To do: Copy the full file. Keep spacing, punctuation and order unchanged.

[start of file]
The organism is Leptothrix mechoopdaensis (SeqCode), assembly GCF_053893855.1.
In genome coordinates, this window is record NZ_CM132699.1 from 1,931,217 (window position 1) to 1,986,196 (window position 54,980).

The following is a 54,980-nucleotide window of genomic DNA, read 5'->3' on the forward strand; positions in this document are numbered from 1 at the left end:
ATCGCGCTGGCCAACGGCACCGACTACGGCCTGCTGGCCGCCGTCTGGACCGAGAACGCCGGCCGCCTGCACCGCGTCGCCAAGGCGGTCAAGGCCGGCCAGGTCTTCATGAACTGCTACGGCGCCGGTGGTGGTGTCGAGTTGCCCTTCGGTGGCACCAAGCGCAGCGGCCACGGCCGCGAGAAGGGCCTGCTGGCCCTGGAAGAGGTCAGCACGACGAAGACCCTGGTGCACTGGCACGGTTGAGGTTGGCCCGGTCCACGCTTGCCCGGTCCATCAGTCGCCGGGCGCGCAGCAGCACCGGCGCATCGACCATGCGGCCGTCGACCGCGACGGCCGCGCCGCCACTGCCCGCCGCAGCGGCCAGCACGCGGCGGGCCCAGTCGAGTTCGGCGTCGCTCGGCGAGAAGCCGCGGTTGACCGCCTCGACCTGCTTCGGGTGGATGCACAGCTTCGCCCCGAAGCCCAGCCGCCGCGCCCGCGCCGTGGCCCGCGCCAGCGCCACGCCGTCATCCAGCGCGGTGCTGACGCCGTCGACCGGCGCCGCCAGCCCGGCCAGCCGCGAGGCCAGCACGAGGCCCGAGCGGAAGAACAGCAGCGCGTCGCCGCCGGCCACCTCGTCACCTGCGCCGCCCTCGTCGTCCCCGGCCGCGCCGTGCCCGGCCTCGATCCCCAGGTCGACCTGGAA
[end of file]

The organism is Leptothrix mechoopdaensis (SeqCode), assembly GCF_053893855.1.
In genome coordinates, this window is record NZ_CM132699.1 from 1,931,217 (window position 1) to 1,986,196 (window position 54,980).

The following is a 54,980-nucleotide window of genomic DNA, read 5'->3' on the forward strand; positions in this document are numbered from 1 at the left end:
ATCGCGCTGGCCAACGGCACCGACTACGGCCTGCTGGCCGCCGTCTGGACCGAGAACGCCGGCCGCCTGCACCGCGTCGCCAAGGCGGTCAAGGCCGGCCAGGTCTTCATGAACTGCTACGGCGCCGGTGGTGGTGTCGAGTTGCCCTTCGGTGGCACCAAGCGCAGCGGCCACGGCCGCGAGAAGGGCCTGCTGGCCCTGGAAGAGGTCAGCACGACGAAGACCCTGGTGCACTGGCACGGTTGAGGTTGGCCCGGTCCACGCTTGCCCGGTCCATCAGTCGCCGGGCGCGCAGCAGCACCGGCGCATCGACCATGCGGCCGTCGACCGCGACGGCCGCGCCGCCACTGCCCGCCGCAGCGGCCAGCACGCGGCGGGCCCAGTCGAGTTCGGCGTCGCTCGGCGAGAAGCCGCGGTTGACCGCCTCGACCTGCTTCGGGTGGATGCACAGCTTCGCCCCGAAGCCCAGCCGCCGCGCCCGCGCCGTGGCCCGCGCCAGCGCCACGCCGTCATCCAGCGCGGTGCTGACGCCGTCGACCGGCGCCGCCAGCCCGGCCAGCCGCGAGGCCAGCACGAGGCCCGAGCGGAAGAACAGCAGCGCGTCGCCGCCGGCCACCTCGTCACCTGCGCCGCCCTCGTCGTCCCCGGCCGCGCCGTGCCCGGCCTCGATCCCCAGGTCGACCTGGAA